IS IT X-ALD OR AMN AND ARE THERE SIGNIFICANT DIFFERENCES IN QUALITY OF LIFE?

Hello to everyone!! I'm new in this company , my name is George Kottis - age 33 and i'm so happy found people with the same symptoms like mine , cause i had started to believe i'm the only person in earth have these problems :)) In 2003 i've diagnosed Addison's disease but doctors here in Greece told me i could be ok with the use of cortisone and i coulr run again and play soccer and live a normal life without any other problems...But i've continued to getting tired very easy , to have instability , weakness on my legs and many many other problems...So i've decided to send a sample of blood to Kennedy Krieger Institute to find finally what is the problem with me and performed test about "Full sequencing of the coding regions og the ABCD1 gene". I have the results but i don't know if u can understand with these medical expressions...

So the results are exactly:

Position Normal Patient

Nt1054 C A

and after that the interpretation:

Nt1054C-->A (A223D): Not a previously reported ABCD1 mutation or polymorphism. A223 is not completely conserved across species, but is conserved across higher species. The clinical significance of this sequence variation is not known. Genetic counseling is recommended. There was no evidence of a deletion of the coding region of ABCD1 in this patient,but Southern blot may detect deletion of the 5' or 3' regions or may detect a gene rearrangement. These molecular results should be evaluated in conjuction with test sensitivity and the patient's clinical presentation.

I had also sent sample of blood with my parents and my sister to count the C22:0,C24:0,C26:0 and the ratio's of them but i don't want to getting tired you with numbers, i have the results if these are necessary for you to help me...

I would like to read your opinions, i know you are not doctors, and i'm here to discuss your troubles cause i understand we have the same difficulties in this life...

Sincerely, your friend, George ;)

5 Replies

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  • George

    I think you have no choice but to get a neurologist to interpret this information for you.

    It sounds like The Kennedy Krieger results are inconclusive.

    So this means that it will depend on what physical symptoms you have at the moment.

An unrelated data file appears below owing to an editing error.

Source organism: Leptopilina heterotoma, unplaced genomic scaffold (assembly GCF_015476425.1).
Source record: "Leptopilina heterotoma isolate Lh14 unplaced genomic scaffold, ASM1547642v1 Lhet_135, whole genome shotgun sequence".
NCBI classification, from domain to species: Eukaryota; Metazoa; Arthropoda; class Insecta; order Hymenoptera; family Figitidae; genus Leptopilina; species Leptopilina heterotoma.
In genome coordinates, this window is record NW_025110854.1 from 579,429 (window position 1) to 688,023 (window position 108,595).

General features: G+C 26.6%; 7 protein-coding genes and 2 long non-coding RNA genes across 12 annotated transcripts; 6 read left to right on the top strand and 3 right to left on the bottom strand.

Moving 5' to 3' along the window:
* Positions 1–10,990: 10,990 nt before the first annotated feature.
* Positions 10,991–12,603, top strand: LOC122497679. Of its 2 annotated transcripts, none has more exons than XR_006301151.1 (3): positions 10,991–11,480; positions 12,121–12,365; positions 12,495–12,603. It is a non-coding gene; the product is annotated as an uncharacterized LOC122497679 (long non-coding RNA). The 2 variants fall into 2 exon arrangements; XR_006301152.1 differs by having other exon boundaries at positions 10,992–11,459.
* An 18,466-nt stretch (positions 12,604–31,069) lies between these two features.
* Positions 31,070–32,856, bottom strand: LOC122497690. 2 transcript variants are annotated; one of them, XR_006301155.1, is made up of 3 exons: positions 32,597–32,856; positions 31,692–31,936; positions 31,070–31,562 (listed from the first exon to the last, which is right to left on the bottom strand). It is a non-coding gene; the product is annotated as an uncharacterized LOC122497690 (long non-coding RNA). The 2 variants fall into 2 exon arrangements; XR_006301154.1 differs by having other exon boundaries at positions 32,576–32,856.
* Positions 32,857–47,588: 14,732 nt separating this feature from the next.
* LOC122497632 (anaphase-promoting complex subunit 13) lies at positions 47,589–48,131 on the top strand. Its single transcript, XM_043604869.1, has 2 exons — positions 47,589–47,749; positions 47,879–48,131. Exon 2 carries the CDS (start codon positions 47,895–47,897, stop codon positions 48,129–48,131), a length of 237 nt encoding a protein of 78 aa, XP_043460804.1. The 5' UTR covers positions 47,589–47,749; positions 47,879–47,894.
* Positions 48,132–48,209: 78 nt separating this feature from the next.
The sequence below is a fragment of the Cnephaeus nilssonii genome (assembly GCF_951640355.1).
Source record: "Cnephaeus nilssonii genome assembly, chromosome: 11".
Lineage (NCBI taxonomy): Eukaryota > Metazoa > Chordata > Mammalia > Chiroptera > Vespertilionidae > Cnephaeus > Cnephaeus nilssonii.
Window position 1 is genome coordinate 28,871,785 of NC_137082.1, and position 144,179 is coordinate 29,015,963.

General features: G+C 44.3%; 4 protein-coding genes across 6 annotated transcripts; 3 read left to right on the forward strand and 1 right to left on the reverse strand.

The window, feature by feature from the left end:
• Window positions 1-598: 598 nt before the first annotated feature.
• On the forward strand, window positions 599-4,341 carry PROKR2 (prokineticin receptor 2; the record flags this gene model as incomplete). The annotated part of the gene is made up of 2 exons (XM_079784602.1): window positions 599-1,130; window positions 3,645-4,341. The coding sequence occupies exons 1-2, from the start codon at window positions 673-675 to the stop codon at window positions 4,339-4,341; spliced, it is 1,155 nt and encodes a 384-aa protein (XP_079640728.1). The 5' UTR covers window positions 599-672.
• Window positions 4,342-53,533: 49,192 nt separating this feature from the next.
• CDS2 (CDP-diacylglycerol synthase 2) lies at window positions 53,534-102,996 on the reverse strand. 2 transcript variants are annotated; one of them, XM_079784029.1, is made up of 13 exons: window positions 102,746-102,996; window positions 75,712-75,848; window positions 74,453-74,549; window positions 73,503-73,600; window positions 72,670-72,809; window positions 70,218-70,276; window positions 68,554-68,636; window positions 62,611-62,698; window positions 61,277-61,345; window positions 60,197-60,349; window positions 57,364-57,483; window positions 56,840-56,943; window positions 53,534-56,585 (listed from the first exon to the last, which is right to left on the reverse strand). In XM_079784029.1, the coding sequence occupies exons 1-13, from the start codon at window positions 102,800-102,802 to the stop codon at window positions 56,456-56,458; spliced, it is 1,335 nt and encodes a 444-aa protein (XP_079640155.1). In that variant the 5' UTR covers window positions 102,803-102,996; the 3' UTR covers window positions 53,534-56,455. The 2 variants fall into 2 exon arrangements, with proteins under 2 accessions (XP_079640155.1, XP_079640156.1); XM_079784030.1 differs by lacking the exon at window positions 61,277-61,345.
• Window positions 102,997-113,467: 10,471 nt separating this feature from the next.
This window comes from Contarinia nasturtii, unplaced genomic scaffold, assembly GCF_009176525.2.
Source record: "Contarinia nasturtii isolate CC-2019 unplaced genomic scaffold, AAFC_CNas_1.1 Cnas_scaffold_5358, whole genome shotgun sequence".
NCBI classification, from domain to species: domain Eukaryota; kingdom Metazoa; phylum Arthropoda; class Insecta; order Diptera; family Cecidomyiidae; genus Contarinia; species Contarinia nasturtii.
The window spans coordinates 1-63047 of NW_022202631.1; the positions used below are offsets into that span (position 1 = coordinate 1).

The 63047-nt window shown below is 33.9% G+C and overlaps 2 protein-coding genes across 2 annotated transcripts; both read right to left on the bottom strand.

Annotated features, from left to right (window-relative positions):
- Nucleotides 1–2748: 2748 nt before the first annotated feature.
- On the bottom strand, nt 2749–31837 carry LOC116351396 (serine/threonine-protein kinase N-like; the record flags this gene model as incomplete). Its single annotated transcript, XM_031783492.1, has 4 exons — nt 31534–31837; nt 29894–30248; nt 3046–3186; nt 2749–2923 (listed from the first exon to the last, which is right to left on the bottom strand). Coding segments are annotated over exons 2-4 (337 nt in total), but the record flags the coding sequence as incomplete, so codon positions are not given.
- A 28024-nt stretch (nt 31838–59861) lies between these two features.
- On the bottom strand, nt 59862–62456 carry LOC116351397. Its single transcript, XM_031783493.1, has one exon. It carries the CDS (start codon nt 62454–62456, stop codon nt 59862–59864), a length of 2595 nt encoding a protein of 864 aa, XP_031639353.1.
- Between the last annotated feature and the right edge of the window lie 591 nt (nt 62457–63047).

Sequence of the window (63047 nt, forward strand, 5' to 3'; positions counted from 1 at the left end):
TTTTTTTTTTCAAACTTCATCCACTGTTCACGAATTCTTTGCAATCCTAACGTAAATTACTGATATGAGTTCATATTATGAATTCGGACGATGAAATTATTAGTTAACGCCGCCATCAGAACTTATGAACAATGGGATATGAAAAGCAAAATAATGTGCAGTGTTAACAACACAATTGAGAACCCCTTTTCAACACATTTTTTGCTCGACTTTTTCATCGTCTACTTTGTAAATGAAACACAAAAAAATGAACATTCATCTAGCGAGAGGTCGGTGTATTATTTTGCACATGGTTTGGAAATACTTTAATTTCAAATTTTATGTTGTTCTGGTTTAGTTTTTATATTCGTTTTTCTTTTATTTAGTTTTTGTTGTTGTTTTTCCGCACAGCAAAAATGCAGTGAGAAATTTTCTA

The best would be if you can find a doctor who has seen other ALD and AMN patients.

    Bernard

  • Hi George,

    I was diagnosed with Addison's in 2002 age 26, i lived a normal life until 2009 age 33, I had no idea of the connection with ALD/AMN, until my problems started with bladder frequency and in July 2009 I had urine retention and had to be catheterised, my symptoms progressed rapidly and by Nov I was using walking sticks!

    I think if your VLCFA's are elevated then that is diagnoses of AMN and ALD is diagnosed by MRI of the brain with white matter.

    The best advise I can give you in Greece is to get out in the sun and absorb the UVB rays! it works wonders for me when I go to Cyprus on holidays as in the UK the sun's angle is too far away.

    Best wishes

    Steve

  • George,

    I was diagnosed with Addison's disease at age 41, but was not diagnosed with AMN until age 57. I took part in an adult Lorenzo's Oil study at the Kennedy-Krieger Institute. I also had a genetic mutation analysis done, which confirmed that there was a mutation of the ABCD1 gene. Dr. Raymond at Kennedy Krieger explained to me that AMN is the adult manifestation of ALD and it is still unknown why some people with the same mutant gene develop symptoms during childhood(ALD) and others develop symptoms later in life (AMN).

  • Hello...I was diagnosed with Addison's Disease when I was 17 but not diagnosed with AMN until I was in my late 20's. I was told that the Addison's Disease was an underlying condition and the two were linked. Thank goodness I had my brother who understood all of this and could help me interpret it because later I was diagnosed with Celiac Disease as well. We discovered (which we weren't told) that all conditions noted above stem from the X-linked chromosome. I have made many significant changes over the last 6-7 years which have helped however I also have a great neurologist and endocrinologist who work together to help me. Medications are tricky and frustrating. I have found some all natural things that work and other meds that suffice serving dual purposes in the medical field with less side effects. I have done extensive research with this however you need to start with the right doctors and be willing to make some life changes that could definitely help. I am always happy to share some of what I have done - natural remedies as well as cooking alternatives that have helped. My docs have said they have seen amazing improvement (when I was first diagnosed it affected me so much I couldn't walk) and now I stay as mobile as I can - without the crutches. Let me know if I can help in anyway or share some more great info. Happy to help with cooking tips too! Best of luck!

  • Hi snowflake any cooking tips or tips at all for my brother who as amn i would be most gratefull for many thanks....best wishes carl

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